by John Darer® CLU ChFC CSSC RSP CLTC
Annuities are contracts that are issued by life insurance companies. A structured settlement annuity is a type of annuity contract. A number of the life insurance companies that issue structured settlement annuity contracts have been in business for over 100 years, with several in operation since the 1800s! 4structures.com LLC has compiled a "structured settlement annuity company museum" on Pinterest containing interesting exhibits of architectural images, vintage advertising and emphemera associated with these companies that highlight their longevity.
Companies offering structured settlement annuity contracts must be first approved by the Department of Insurance or Department of Financial Services in each state that they do business. State regulators evaluate the insurance company's solvency and its compliance with state insurance laws and other regulations. Insurers are subject to mandatory annual audits and other financial compliance measures. Insurer reserves must hold assets sufficient to equal or exceed the contractual payment obligations.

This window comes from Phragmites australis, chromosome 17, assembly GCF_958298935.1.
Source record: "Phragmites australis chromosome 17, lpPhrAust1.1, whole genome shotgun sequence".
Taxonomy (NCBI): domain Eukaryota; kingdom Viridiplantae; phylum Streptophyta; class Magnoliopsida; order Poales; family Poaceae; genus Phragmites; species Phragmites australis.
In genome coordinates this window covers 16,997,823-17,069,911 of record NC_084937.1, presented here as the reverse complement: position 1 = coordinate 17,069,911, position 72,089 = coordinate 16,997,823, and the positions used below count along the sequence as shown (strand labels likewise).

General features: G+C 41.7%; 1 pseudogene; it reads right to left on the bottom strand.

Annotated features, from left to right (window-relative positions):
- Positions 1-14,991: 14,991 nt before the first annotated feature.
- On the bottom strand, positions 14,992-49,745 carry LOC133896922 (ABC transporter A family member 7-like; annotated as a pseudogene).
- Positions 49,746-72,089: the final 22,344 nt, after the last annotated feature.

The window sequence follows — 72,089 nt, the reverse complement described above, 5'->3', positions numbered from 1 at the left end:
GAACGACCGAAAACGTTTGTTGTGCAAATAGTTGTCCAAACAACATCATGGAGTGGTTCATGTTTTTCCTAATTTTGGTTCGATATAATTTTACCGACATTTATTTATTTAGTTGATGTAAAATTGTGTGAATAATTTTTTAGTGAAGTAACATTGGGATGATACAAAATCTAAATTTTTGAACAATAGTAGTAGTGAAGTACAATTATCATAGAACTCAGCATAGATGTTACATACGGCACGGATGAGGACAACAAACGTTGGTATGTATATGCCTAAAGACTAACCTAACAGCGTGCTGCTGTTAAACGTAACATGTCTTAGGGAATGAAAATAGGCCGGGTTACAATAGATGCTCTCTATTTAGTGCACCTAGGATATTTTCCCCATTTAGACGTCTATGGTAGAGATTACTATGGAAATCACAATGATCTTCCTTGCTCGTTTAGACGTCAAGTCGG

The assets backing the reserves may not be removed from the insurance company. Insurer general accounts support the obligations of the insurance companies, not the obligations of its parent company or other subsidiaries. A classic recent example of how that works would be in the 2008-2009 financial crisis. Following the AIG bail out in September 2008, some expressed concern about AIG subsidiaries that issued structured settlement annuities, yet the reserves backing the obligations of those subsidiaries could not be invaded by the parent, or AIG Financial Products, which was the division of AIG that oversaw the credit default swap business that was at the root of the crisis.
Generally, under Federal law, life insurance companies cannot file for bankruptcy protection.
The only instance where structured settlement annuitants have lost money stems from 1980s era sales of Executive Life Insurance Company of New York structured settlement annuities, where it was argued in a 2012 legal proceeding that New York state regulators mismanaged the assets of the ELNY estate after taking over the company in April 1991.